Essential Tracks: Manchester Orchestra
Wed, 26 Sep 2007 17:00:07
Manchester Orchestra Videos
In the fashion of the trusty "If you were on a desert island and could only bring 3 records..." taste-o-meter, we now pose the more technologically advanced question: "If you had a .0000667 GB iPod that holds only 10 songs, what would they be?" Ready for the challenge—and to wow you with impeccable taste—is bassist Jonathan Corley of buzzing, folk-emo outfit Manchester Orchestra.
"Can you compile a list of your ten favorite songs and give a full description as to why you picked these particular songs?"
There's a loaded question. I'm not sure where to begin. It is impossible to simplify my favorite music into a list ten songs. I am more inclined to listen to entire albums, rather than individual songs. In fact, it is offensive when people don't have albums on their iPod. I don't have my iPod with me now, and I don't have any music saved to my computer. It's a challenge, anyway. With that said, I guess I have to start somewhere...
In no particular order:
Led Zeppelin - How the West Was Won
I started playing bass because Andy Hull already played guitar. I learned how to play by sitting in my parents basement with Rage Against the Machine's self-titled record and the three-disc live Zeppelin album How the West Was Won. Rage never had a drum solo quite like "Moby Dick". I'm not sure anyone will.
The Weakerthans - Left and Leaving
"My Favorite Chords"
It's tough to decide between "My Favorite Chords" and "Times Arrow" (which was based off an intriguing book by fellow Canadian James Morrow). I have "Reconstruction Site" playing constantly in my car when I'm actually in town. However, this song seems to be the most meaningful to me. "These are my favorite chords / I hope you like them, too / When I get a new guitar / you can have this one."
Clinic - Internal Wrangler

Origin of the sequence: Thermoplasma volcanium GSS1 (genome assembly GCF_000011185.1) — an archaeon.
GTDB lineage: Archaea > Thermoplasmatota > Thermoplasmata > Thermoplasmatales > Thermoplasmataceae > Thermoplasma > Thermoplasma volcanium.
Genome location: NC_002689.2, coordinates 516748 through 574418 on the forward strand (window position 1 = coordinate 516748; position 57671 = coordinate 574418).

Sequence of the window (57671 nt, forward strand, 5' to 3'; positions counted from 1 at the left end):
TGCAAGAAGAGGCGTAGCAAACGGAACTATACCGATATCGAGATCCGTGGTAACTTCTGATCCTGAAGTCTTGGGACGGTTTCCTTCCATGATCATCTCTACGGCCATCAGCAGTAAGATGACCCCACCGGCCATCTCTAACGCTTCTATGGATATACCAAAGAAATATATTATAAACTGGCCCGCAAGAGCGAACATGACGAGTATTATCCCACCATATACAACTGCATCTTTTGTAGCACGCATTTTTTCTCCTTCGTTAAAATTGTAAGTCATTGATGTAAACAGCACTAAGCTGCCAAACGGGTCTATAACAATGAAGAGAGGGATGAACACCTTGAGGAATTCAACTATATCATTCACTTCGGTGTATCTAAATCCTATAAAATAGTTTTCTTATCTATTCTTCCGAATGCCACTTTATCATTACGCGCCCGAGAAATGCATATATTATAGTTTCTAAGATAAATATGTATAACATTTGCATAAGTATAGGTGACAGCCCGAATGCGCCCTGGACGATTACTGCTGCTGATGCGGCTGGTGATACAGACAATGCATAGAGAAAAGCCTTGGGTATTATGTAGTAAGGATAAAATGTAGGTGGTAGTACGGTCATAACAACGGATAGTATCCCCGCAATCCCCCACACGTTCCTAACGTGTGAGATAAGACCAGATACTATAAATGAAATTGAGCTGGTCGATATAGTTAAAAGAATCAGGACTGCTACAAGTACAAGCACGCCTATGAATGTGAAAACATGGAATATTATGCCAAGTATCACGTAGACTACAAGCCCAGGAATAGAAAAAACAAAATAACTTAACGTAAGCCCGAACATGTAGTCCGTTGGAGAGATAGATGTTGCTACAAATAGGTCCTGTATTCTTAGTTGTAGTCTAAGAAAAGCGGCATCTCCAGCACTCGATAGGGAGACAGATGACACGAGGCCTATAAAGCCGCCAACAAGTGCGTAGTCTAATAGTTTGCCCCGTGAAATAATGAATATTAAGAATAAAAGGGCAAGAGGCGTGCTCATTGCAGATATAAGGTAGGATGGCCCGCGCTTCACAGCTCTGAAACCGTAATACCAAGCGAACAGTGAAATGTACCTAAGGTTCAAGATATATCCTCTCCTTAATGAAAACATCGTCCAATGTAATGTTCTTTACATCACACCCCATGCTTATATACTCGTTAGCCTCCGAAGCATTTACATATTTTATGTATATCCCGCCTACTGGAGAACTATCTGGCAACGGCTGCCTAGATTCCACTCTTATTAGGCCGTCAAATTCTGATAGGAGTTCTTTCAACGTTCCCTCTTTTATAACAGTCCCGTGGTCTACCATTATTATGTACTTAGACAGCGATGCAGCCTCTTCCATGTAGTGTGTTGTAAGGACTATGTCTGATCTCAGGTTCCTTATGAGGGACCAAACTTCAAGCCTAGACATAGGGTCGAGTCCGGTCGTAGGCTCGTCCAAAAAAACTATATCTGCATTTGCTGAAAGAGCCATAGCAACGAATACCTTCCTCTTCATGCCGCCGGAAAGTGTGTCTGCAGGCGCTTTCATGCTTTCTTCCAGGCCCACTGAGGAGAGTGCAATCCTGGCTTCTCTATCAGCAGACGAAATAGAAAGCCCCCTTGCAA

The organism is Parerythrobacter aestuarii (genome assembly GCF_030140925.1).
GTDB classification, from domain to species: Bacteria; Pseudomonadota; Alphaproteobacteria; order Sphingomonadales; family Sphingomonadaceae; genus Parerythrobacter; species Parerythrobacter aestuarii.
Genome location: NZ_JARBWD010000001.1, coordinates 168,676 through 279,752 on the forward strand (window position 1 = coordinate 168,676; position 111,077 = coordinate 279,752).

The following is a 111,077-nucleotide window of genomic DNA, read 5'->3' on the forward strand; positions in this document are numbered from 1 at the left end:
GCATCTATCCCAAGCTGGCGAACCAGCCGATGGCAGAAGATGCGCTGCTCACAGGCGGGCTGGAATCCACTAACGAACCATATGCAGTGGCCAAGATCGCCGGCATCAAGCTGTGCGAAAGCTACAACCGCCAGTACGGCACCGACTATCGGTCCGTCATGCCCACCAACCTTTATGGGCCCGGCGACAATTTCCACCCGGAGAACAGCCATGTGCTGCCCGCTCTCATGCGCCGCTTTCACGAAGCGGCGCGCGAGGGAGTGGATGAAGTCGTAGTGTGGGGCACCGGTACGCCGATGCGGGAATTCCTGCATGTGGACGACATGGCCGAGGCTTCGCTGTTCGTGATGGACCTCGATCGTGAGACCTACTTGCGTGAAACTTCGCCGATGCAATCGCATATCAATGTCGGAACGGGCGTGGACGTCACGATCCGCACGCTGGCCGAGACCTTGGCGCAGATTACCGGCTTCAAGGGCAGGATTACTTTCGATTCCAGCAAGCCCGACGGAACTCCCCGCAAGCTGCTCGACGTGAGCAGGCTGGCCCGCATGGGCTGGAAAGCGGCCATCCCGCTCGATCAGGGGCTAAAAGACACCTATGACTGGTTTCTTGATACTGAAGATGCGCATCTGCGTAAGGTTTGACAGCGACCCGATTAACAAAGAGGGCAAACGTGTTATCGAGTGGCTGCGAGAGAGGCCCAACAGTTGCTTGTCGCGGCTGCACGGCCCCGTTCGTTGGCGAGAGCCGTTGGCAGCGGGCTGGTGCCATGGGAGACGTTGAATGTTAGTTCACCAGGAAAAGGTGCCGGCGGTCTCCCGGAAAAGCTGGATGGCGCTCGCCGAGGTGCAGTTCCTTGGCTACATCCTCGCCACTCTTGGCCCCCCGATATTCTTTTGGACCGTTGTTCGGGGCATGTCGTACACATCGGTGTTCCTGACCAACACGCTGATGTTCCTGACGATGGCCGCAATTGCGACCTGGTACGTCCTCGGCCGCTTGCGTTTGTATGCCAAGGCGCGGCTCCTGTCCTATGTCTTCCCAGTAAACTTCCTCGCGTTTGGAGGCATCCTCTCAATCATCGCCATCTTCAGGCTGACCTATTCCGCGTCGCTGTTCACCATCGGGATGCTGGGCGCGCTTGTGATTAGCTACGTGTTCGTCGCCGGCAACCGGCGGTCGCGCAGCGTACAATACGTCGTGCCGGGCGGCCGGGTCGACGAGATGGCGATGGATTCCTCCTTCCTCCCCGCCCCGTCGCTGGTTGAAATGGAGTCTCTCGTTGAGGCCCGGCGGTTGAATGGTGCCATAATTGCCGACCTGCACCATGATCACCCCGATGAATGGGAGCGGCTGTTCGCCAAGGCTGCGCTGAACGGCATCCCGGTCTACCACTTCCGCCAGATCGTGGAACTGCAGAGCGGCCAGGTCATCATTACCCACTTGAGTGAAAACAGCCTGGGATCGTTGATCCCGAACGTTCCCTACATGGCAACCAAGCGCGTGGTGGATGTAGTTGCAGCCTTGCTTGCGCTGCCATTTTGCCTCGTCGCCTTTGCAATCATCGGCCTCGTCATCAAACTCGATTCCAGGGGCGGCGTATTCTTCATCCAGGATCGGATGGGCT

"The Second Line"
They wear surgeon masks live.
Take Six - Sesame Street: Sing-Along Travel Songs
"Down Below The Street"
"Hey bow-wow-hey-ba-biddy-hey / What's down below the street?" There are some lyrical gems here. I've probably listened to this more than any single song ever. Between the ages of two and four this was my absolute favorite song off my Sesame Street cassette.
Radiohead - The Bends
"Fake Plastic Trees"
Apparently after Thom Yorke recorded this in the studio he broke down in tears. I'm not sure if that is actually true. What I do know is that this is an amazing, amazing song.
Modest Mouse - Lonesome Crowded West
Isaac Brock has hands-down the best one-liners of any songwriter I've ever come across. This song—to me, at least—seems to be about a man who's angry with God. He drives out to the middle of the desert and points a gun up at the sky. He's so angry about death that he fires his rifle at the sky and walks back to his car that won't start.
Neutral Milk Hotel - In the Aeroplane Over the Sea
The National - Boxer
This album is quite possibly my favorite release from this year. Without spending time with any of the previous records, this came out of nowhere. The ability to have such an impact vocally without ever raising your voice blows my mind. Although the drums on "Fake Empire" effectively converted me, I would have to say "Slow Show" would be the song I constantly find on repeat. "You know I dreamed about you / For 29 years / Before I saw you / I missed you for 29 years."
Dismemberment Plan - Change
"Ellen and Ben"
This is story about a couple, and it doesn't really go anywhere. I think that's why I like it so much. Vocally and Instrumentally it's not nearly as abrasive or intense as some of the older albums, but it's simple. Like Simple Sam. Simple Sam. Simple Sam spends every day being simple and maybe thats why I like him so much. I wish you the best, Simpy.
DJ Bubblegum 4 - Unreleased
"Dropkick in the Ka"
One of the best young talents in the Atlanta hip-hop scene. He claims to have lived forever and built the pyramids.
—The ARTISTdirect Staff